• Offsite events or meetings: From company social outings to training events and conferences, changing up the scene is a great way to set collaboration in motion.
  • Presentations: Presenting ideas to a certain team or even the company at large means that everyone can keep up to date with developments and also take the opportunity to learn about things outside their roles.
  • Team sharing times: Whether its an hour every week to go through client updates or a quarterly break down, scheduling a regular opportunity to update everyone on progress keeps the team in the loop.
Outings are a good way to share knowledge. Knowledge can be communicated in a variety of settings.

2. Redesign your office to include more sharing space

Don’t underestimate the impact the physical space has on collaboration. There is nothing like planning a meeting only to find there are no rooms available. Building an office environment that encourages and enables easy collaboration makes knowledge sharing much more possible.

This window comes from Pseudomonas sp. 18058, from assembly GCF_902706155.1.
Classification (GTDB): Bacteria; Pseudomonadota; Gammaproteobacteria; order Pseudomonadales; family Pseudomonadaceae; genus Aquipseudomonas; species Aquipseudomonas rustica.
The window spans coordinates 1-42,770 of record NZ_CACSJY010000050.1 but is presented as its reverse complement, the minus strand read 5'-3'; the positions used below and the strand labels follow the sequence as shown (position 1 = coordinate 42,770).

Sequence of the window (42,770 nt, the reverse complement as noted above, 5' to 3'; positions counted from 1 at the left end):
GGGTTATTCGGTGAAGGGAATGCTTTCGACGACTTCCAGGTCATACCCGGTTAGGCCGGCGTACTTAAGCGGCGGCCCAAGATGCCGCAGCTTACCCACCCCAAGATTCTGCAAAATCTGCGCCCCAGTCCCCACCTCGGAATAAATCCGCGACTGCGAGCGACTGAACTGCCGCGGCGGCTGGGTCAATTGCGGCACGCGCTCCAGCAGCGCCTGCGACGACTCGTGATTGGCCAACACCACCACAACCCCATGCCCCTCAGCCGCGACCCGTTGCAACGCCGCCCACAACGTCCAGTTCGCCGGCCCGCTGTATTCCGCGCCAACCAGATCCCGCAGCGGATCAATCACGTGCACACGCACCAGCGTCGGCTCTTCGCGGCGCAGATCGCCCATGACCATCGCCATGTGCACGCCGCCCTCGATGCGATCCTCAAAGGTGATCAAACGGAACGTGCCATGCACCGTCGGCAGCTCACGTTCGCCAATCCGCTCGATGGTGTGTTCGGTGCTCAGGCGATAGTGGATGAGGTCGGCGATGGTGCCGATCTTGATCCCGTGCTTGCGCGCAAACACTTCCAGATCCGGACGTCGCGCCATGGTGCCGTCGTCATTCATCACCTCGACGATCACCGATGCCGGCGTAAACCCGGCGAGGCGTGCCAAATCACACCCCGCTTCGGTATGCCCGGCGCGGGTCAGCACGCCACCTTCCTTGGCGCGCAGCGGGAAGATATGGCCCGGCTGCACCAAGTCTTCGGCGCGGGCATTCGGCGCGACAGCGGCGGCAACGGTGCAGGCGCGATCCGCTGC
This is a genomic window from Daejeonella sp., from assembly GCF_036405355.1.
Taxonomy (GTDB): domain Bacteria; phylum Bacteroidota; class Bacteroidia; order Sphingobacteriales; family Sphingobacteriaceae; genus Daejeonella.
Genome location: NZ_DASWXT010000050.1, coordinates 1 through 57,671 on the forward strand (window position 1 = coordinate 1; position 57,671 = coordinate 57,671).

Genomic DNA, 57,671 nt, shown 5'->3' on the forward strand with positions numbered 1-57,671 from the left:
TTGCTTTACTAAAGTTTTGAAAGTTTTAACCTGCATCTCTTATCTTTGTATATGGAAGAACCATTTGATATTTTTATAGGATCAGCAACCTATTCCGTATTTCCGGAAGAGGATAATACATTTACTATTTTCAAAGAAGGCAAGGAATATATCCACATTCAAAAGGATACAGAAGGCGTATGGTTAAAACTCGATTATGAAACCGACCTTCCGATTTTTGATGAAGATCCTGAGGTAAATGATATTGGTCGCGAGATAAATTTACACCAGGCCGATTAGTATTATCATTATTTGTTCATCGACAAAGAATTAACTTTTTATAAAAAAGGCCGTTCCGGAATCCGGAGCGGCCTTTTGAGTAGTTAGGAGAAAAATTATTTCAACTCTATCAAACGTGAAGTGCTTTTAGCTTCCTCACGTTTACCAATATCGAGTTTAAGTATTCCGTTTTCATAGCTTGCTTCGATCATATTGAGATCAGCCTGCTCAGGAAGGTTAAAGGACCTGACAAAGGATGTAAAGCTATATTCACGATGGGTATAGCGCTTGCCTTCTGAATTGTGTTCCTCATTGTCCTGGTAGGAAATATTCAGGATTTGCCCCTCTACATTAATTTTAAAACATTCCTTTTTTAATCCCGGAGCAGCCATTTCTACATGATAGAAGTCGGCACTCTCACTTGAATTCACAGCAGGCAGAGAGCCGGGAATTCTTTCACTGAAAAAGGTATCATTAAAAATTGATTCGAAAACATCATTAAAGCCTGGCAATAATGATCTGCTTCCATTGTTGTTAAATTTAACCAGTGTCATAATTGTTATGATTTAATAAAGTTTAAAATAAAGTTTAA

There are two effective ways to do this. One is to provide enough meeting rooms so that those who prefer private and quiet communication have space to carry this out. Secondly setting up common spaces so that employees can sit and work together. This allows casual get togethers and collaborative work to take place with ease.

3. Consider a knowledge sharing platform

A lot of knowledge sharing can be supported by new technology and associated platforms. This takes away many of the manual processes involved with storing information and giving staff access to relevant files and folders. Researching and finding a knowledge sharing software solution could help your company to more efficiently manage information and remove the heavy lifting aspects of processes.

If you’re interested in finding out more about knowledge sharing and streamlining your workforce solutions, get in contact with the experts at Call Design today.